One drawback of this process is the lack of staff with behaviour analytic knowledge and skills in Australian schools. The Practical Functional Assessment and Skill-Based Treatment process do require a Board Certified Behaviour Analyst (BCBA) to oversee all procedures to ensure the integrity of its implementation. Schools must begin to recruit knowledgeable and skilled professionals to work in the area of behaviour. Staff who have a sound understanding of the scientific principles of behaviour are one of the key elements to reducing suspensions due to problem behaviours. You can find information about the credentials for Registered Behaviour Technicians (RBT), a Board Certified Assistant Behaviour Analyst (BCaBA), Board Certified Behaviour Analyst (BCBA) and Board Certified Behaviour Analyst-Doctoral (BCBA-D) through the Behaviour Analyst Certification Board. Monash University offers a Masters of Education in Applied Behaviour Analysis and, Griffith University offers a Graduate Certificate and Masters in Applied Behaviour Analysis. In 2018, Victoria introduced a BCBA Pilot program to support students with challenging behaviours in schools. Applied Behaviour Analysis is a growing field in Australia, and currently, there are not enough of us. In a perfect world, I would like to hope that one day, in the not too distant future, there will be at least one BCBA in every school region in Queensland (and every other state) at a minimum.
I believe we can do better when addressing the problem of challenging behaviours in the school environment. It also begins with capacity building at a school level by providing teachers and school staff with support in effective research-based practices around behaviour management. Change in mindset within the education system is the key to reducing the rate of suspensions effectively. Inclusion is not a 'one size fits all' approach and is not about sitting a child at a desk, with the expectation they will conform. It is about acknowledging a child's learning strengths and differences. And, we need to change our focus from purely academic success to social and emotional success as well. It's equally important that students are achieving positive, socially significant outcomes in our schools.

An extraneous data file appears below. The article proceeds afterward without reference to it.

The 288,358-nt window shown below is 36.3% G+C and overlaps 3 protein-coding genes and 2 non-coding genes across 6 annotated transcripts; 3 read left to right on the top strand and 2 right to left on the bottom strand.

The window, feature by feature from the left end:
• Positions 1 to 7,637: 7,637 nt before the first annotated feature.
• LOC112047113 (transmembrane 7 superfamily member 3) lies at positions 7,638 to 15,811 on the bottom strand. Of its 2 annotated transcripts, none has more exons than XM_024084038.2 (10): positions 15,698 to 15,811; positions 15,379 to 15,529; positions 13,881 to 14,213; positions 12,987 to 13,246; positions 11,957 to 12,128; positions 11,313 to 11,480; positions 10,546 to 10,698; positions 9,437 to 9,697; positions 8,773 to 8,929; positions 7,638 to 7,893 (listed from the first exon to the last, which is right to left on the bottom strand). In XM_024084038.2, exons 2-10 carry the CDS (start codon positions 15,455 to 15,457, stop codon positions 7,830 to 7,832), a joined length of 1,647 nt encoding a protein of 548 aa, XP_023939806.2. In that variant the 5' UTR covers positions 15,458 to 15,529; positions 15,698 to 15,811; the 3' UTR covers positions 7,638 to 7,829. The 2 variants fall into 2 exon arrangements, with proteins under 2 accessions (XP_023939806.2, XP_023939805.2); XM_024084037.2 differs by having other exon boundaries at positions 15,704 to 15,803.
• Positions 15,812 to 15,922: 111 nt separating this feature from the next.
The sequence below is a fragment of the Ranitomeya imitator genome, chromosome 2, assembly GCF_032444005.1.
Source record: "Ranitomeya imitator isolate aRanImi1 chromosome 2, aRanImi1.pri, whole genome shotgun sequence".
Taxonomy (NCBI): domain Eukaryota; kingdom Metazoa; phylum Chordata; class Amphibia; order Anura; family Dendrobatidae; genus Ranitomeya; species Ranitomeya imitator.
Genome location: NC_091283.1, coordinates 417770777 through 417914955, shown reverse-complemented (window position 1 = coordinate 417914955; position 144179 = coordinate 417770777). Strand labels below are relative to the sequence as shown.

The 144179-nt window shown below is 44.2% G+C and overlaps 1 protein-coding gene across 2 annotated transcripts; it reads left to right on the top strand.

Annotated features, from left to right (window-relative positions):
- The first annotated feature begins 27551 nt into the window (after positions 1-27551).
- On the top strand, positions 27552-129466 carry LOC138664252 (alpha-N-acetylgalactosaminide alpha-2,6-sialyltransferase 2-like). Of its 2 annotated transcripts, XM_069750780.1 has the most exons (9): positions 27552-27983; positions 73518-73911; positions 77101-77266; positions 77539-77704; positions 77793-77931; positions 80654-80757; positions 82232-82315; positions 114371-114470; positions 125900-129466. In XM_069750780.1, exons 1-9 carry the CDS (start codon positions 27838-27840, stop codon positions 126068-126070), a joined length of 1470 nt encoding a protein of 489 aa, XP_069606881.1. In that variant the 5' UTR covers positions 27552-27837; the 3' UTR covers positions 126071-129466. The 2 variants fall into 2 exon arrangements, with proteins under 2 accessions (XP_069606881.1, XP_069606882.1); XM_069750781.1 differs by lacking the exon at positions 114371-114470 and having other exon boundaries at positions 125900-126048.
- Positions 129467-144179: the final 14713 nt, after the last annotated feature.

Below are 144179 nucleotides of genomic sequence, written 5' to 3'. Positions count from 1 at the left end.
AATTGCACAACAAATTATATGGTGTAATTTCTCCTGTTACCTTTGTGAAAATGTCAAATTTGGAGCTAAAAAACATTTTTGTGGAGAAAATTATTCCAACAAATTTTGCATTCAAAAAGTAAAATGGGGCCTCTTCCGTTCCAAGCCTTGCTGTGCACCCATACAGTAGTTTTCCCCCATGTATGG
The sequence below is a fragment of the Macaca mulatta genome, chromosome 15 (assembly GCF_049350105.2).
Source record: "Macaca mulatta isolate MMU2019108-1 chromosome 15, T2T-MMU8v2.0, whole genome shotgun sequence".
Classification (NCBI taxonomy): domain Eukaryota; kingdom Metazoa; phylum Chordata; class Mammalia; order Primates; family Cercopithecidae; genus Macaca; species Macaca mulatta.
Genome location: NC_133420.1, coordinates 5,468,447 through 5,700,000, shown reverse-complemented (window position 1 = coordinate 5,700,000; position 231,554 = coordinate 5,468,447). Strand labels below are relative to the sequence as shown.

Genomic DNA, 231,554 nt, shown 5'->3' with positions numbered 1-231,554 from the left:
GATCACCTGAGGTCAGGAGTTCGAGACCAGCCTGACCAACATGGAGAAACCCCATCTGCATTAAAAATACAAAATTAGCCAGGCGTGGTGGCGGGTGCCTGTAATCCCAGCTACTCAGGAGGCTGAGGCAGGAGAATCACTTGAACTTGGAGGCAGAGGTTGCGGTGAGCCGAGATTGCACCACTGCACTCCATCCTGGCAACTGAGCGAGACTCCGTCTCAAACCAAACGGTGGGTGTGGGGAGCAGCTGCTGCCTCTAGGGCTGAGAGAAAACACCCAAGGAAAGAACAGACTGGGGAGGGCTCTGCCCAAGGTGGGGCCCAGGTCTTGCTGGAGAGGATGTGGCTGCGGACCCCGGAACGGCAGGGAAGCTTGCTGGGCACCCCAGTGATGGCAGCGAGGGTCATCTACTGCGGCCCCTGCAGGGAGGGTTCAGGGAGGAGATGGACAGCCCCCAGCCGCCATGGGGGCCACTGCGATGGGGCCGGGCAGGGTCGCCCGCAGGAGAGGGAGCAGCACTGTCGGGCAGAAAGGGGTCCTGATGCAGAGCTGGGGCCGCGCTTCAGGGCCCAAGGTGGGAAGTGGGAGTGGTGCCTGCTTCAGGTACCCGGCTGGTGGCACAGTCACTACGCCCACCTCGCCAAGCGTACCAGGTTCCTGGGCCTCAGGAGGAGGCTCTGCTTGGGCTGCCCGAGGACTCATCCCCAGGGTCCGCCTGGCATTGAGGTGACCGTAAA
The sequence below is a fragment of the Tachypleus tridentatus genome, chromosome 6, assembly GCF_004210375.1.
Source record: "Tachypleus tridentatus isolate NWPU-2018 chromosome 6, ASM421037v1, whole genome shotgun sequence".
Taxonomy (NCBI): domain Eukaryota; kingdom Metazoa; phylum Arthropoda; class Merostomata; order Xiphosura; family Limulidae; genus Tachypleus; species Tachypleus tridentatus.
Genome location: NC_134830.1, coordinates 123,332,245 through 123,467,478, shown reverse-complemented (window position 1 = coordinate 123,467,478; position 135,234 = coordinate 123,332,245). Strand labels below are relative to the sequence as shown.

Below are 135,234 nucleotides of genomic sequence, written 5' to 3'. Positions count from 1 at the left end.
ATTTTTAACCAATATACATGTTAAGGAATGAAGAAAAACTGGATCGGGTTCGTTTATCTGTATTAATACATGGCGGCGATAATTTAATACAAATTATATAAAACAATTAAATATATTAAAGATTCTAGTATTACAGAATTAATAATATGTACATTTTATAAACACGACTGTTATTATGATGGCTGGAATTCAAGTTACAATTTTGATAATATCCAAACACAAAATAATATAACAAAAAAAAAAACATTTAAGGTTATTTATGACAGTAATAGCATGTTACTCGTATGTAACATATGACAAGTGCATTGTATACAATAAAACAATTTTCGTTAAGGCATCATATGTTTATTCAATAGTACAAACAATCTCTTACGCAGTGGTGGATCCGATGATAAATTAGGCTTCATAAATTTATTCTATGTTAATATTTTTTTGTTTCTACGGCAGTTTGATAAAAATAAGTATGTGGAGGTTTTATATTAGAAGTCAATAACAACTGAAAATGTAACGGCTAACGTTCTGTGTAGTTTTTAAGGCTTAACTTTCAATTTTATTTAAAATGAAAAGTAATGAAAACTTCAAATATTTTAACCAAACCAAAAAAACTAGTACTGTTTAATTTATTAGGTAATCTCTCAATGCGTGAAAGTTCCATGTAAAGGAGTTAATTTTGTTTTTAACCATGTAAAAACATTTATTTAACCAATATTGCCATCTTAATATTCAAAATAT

So, my final bee is the frustration of why can't we can do better about this issue? We can! I know the external variables I mentioned earlier can have a significant impact on a child's success at school. However, educators can influence and guide a child to achieve success using practical and useful tools to assist with the identification and support of students, enabling them to become socially successful and independent learners within the school environment.
In response to the quote at the beginning of my blog - we can't just keep pulling young children out of the river without the acknowledgement of and attention to the skill deficits they may have. Let's address these skill deficits, so they don't keep falling in. It is possible to do much better than we are currently doing for 'at risk' students in the classroom. #dobetter
Baker, J. (2019, November 15). 'It doesn't make sense': More than 600 kindy kids suspended last year. The Sydney Morning Herald. Retrieved from: https://www.smh.com.au/national/nsw/it-doesn-t-make-sense-more-than-600-kindy-kids-suspended-last-year-20191115-p53b42.html
Ghaemmaghami, M., Hanley, G., Jessel, J., & Landa, R. (2018). Shaping complex functional communication responses. Journal Of Applied Behavior Analysis, 51(3), 502-520. doi: 10.1002/jaba.468
Hanley, G., Jin, C., Vanselow, N., & Hanratty, L. (2014). Producing meaningful improvements in problem behavior of children with autism via synthesized analyses and treatments. Journal Of Applied Behavior Analysis, 47(1), 16-36. doi: 10.1002/jaba.106
Practical Functional Assessment. (2020). Retrieved 2 February 2020, from https://practicalfunctionalassessment.com/
Santiago, J., Hanley, G., Moore, K., & Jin, C. (2015). The Generality of Interview-Informed Functional Analyses: Systematic Replications in School and Home. Journal Of Autism And Developmental Disorders, 46(3), 797-811. doi: 10.1007/s10803-015-2617-0